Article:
at Pg. ID 246 quoting Consumers Power Co. Deriv.
Litig., 132 F.R.D. 455, 461 (E.D. Mich. 1990)).
several reasons, the Court declines Willner's invitation
to rely on Delaware law. First, the issues before this Court
are not “unresolved” under Michigan law. On the
contrary, as described below, there is a substantial body of
Michigan case law addressing and resolving the questions
presented. Second, that body of law is inconsistent with the
Delaware rule cited by Willner. Finally, the question before
the Court - whether Willner's fee request falls within an
exception to the common law rule that attorney fees are not
ordinarily recoverable - is unlike the questions of corporate
law on which courts applying Michigan law have looked to
Delaware law. See, e.g., Plaza Sec. Co. v Fruehauf
Corp., 643 F.Supp. 1535, 1543 (E.D. Mich. 1986) (looking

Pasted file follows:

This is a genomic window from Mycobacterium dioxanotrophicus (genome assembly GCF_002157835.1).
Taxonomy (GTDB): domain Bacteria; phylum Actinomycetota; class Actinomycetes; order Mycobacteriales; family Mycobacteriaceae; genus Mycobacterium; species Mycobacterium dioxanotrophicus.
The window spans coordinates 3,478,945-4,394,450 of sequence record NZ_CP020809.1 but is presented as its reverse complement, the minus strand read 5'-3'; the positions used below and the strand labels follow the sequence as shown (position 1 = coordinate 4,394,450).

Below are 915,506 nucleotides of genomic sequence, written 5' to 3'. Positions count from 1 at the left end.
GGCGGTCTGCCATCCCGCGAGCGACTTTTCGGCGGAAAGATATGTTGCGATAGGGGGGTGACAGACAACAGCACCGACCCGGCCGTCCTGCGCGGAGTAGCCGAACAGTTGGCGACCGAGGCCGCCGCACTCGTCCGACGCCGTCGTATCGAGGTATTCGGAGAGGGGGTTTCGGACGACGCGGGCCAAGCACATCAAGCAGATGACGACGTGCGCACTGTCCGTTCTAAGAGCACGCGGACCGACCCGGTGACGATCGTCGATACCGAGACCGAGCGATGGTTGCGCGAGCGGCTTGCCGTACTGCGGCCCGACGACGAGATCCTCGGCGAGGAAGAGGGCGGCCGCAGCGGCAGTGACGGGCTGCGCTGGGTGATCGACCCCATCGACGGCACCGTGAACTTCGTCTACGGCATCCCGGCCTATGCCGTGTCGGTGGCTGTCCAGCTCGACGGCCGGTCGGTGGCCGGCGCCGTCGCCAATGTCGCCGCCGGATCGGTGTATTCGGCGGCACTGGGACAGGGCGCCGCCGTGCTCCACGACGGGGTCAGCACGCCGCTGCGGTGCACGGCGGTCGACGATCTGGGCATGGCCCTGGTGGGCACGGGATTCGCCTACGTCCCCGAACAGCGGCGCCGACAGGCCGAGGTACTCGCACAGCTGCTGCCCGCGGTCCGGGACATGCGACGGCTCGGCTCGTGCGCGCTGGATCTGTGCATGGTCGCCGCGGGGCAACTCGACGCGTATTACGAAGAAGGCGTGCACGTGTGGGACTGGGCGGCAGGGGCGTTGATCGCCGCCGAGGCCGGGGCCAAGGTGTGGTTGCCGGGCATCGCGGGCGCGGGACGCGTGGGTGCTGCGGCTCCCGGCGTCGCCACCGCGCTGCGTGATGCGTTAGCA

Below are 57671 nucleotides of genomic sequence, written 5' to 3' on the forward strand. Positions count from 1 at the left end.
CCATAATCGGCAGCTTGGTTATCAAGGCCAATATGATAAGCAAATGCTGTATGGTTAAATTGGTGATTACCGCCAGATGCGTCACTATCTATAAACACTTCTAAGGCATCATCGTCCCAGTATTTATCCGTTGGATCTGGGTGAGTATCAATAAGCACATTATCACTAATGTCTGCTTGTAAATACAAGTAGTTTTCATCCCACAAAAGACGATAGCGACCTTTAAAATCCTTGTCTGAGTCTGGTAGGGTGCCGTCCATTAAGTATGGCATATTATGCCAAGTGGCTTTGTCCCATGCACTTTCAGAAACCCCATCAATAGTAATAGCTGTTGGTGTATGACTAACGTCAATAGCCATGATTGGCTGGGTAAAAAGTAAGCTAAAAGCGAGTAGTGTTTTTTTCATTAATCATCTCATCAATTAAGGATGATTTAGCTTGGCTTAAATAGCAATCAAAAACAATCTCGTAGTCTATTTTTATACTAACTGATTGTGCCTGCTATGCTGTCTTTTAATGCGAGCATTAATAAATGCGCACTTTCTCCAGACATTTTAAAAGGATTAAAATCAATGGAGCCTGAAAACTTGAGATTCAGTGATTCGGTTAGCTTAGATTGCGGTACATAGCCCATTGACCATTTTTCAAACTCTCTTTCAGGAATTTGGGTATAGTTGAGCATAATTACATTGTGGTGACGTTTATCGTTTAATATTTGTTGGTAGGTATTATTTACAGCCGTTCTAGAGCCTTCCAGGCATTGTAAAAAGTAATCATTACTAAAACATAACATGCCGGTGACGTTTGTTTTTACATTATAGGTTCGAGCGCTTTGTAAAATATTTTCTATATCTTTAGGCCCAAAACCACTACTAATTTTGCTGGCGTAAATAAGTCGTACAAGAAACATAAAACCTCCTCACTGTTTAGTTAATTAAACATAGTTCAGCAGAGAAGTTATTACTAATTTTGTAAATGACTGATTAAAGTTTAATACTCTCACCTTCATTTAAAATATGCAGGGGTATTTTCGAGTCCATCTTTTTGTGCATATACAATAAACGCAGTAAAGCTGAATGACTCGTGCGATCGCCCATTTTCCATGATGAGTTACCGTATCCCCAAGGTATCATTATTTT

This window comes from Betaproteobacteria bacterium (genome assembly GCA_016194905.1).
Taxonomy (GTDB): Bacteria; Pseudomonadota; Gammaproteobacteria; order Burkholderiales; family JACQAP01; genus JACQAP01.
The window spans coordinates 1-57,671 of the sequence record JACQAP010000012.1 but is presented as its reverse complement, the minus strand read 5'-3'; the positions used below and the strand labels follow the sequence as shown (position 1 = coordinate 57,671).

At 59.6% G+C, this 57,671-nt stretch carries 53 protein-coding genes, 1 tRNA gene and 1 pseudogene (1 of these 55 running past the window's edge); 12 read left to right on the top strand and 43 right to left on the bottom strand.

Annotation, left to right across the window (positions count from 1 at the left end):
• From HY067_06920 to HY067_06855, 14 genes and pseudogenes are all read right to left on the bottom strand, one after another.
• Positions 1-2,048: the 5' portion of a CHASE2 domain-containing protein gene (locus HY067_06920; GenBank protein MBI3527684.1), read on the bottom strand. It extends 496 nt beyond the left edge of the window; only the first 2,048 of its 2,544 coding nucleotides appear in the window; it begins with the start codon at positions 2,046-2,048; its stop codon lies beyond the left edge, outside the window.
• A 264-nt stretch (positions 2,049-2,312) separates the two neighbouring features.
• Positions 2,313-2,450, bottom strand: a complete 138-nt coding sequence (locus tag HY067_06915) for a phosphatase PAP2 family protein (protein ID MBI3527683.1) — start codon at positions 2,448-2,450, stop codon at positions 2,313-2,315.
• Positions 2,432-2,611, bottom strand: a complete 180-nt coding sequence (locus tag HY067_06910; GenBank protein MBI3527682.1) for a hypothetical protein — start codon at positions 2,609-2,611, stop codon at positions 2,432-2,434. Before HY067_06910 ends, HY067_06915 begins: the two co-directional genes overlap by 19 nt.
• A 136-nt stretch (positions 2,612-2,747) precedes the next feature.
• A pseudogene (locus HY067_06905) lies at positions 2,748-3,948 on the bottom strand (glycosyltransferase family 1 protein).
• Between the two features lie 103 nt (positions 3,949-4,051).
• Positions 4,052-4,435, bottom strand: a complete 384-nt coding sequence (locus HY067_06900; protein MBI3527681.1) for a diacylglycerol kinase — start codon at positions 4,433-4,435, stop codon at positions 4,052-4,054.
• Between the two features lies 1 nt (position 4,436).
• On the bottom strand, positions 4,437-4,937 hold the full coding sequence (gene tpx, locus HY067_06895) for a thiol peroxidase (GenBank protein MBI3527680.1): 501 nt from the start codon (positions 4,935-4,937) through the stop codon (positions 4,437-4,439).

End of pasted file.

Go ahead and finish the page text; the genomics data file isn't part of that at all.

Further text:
to Delaware law for guidance concerning scope of
directors' fiduciary duties). Willner has not cited any
decisions in which Michigan courts have treated Delaware law
as especially persuasive in fee disputes like the one before
the Court. The Court need not look any further than Michigan
common and statutory law to resolve the questions presented
better or worse, the common-law tradition in Michigan follows
what is sometimes called the ‘American Rule'
regarding attorney fees.” Popma v. Auto Club Ins.
Ass'n., 521 N.W.2d 831, 837 (Mich. 1994).
“Under this rule, attorney fees are not ordinarily
recoverable unless a statute, court rule, or common-law
exception provides to the contrary.” Id.
Exceptions to this rule “are construed ...